I thought that President Obama’s speech last night was extremely diptych1 It was a continuation of his tendency to split the partisan difference on the substance of the matter, with no one getting all of what they wanted, and then throwing all parties concerned a rhetorical bone. For instance, this part of the speech was all paleoconservative, Andrew Bacevich, Christopher Preble, The American Conservative, Coalition for Realistic Foreign Policy. He even invokes the patron saint of the movement, Dwight Eisenhower:
As President, I refuse to set goals that go beyond our responsibility, our means, or our interests. And I must weigh all of the challenges that our nation faces. I don’t have the luxury of committing to just one. Indeed, I’m mindful of the words of President Eisenhower, who — in discussing our national security — said, “Each proposal must be weighed in the light of a broader consideration: the need to maintain balance in and among national programs.”
Over the past several years, we have lost that balance. We’ve failed to appreciate the connection between our national security and our economy. In the wake of an economic crisis, too many of our neighbors and friends are out of work and struggle to pay the bills. Too many Americans are worried about the future facing our children. Meanwhile, competition within the global economy has grown more fierce. So we can’t simply afford to ignore the price of these wars.
But as we end the war in Iraq and transition to Afghan responsibility, we must rebuild our strength here at home. Our prosperity provides a foundation for our power. It pays for our military. It underwrites our diplomacy. It taps the potential of our people, and allows investment in new industry. And it will allow us to compete in this century as successfully as we did in the last. That’s why our troop commitment in Afghanistan cannot be open-ended — because the nation that I’m most interested in building is our own.
On display is a recognition of multifaceted national objectives that trade off, of the need for choice in the face of scarce national resources, of real limits to the exercise of power, that conserving ones strength is an important means of cultivating it.
But then President Obama goes on to say the following and I hear Paul Wolfowitz, William Kristol, perpetual U.S. primacy, the Bush Doctrine and the neoliberal agenda forever:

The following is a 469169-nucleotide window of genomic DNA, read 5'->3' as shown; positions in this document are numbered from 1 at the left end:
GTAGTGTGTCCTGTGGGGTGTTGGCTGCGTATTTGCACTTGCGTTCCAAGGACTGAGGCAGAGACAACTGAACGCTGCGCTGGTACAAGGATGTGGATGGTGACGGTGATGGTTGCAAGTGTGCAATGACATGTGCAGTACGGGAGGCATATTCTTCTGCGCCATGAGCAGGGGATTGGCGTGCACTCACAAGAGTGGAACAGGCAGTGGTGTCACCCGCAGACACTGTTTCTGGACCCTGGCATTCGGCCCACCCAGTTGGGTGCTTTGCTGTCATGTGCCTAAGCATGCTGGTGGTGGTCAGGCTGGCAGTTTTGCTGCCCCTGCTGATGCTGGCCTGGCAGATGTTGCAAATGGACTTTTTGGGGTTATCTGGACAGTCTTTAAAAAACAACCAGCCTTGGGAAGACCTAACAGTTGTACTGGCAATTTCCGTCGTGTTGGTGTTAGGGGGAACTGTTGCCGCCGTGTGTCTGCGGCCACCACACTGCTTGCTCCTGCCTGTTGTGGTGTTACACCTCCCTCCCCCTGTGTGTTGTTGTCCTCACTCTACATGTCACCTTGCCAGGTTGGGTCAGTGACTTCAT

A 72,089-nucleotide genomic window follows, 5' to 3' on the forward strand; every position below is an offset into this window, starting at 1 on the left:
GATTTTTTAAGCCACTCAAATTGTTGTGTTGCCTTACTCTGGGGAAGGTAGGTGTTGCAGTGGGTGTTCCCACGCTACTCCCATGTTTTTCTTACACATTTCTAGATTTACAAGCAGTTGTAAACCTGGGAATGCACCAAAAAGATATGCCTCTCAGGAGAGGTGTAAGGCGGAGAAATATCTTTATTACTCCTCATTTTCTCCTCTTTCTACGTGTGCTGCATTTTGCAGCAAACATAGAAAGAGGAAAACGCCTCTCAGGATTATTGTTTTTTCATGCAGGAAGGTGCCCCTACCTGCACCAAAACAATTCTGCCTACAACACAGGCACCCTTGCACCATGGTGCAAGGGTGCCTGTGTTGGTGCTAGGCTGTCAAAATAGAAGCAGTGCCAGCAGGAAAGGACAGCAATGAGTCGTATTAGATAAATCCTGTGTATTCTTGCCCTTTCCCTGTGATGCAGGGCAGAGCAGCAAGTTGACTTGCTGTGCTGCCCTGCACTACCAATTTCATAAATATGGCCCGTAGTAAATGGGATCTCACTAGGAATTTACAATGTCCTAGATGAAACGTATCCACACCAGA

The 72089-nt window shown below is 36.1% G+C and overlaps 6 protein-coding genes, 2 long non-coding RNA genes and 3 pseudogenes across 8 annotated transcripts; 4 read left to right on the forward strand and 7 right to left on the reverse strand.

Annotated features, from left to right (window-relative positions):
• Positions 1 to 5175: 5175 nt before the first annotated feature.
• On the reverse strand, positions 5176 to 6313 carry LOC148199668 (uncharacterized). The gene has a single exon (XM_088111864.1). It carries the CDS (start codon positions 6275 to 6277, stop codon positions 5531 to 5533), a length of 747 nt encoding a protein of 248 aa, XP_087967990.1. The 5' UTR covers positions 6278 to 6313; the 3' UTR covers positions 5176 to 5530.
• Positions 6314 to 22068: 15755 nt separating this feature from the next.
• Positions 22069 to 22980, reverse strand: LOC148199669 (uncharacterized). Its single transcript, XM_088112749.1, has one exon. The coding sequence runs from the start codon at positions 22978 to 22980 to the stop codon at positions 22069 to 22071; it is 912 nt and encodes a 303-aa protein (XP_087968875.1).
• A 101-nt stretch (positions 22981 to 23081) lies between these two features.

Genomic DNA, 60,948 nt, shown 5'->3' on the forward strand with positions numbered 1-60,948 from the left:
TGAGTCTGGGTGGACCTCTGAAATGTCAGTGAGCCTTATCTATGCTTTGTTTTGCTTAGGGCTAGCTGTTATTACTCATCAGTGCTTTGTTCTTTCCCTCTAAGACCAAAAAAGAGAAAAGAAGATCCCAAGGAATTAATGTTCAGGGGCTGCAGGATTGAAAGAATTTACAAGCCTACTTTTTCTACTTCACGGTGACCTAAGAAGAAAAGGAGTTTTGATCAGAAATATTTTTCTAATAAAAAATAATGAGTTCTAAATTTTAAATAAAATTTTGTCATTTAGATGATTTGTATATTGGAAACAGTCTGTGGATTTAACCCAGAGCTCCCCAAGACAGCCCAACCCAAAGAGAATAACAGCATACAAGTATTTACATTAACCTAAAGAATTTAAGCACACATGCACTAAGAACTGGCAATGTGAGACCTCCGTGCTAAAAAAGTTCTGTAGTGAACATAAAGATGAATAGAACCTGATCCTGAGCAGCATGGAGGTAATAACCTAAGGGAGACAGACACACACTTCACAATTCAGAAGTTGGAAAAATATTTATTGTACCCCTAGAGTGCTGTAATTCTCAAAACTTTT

Since the days of Franklin Roosevelt, and the service and sacrifice of our grandparents and great-grandparents, our country has borne a special burden in global affairs. We have spilled American blood in many countries on multiple continents. We have spent our revenue to help others rebuild from rubble and develop their own economies. We have joined with others to develop an architecture of institutions — from the United Nations to NATO to the World Bank — that provide for the common security and prosperity of human beings.
We have not always been thanked for these efforts, and we have at times made mistakes. But more than any other nation, the United States of America has underwritten global security for over six decades — a time that, for all its problems, has seen walls come down, and markets open, and billions lifted from poverty, unparalleled scientific progress and advancing frontiers of human liberty.
For unlike the great powers of old, we have not sought world domination. Our union was founded in resistance to oppression. We do not seek to occupy other nations. We will not claim another nation’s resources or target other peoples because their faith or ethnicity is different from ours.
The trite rhetorical temptation here is to write something like “So which is it going to be, Mr. President?,” but there’s no reason it’s got to be one path or the other. An incremental, experimental approach is possible and 30,000 seems as good a number as any — this is on top of the additional 40,000 soldiers that President Obama already approved in March 20092 — a not insubstantial commitment. Ideologues argue that while it’s all fine in practice, does it work in theory? But pragmatists tend not to be ideologically pure. President Bush disappointed many of the most maximalist elements when he announced the numbers for the surge in Iraq. The right wanted more, but the surge seemed to work. I’m aware that there’s a dispute as to whether the surge worked on the substance of the matter, but even if it didn’t work on the merits, it at least succeeded politically.
President Barack Obama, Remarks by the President in Address to the Nation on the Way Forward in Afghanistan and Pakistan, Eisenhower Hall Theatre, United States Military Academy at West Point, West Point, New York, 1 December 2009
Cooper, Helene and Eric Schmitt, “White House Debate Led to Plan to Widen Afghan Effort,” The New York Times, 28 March 2009, p. A1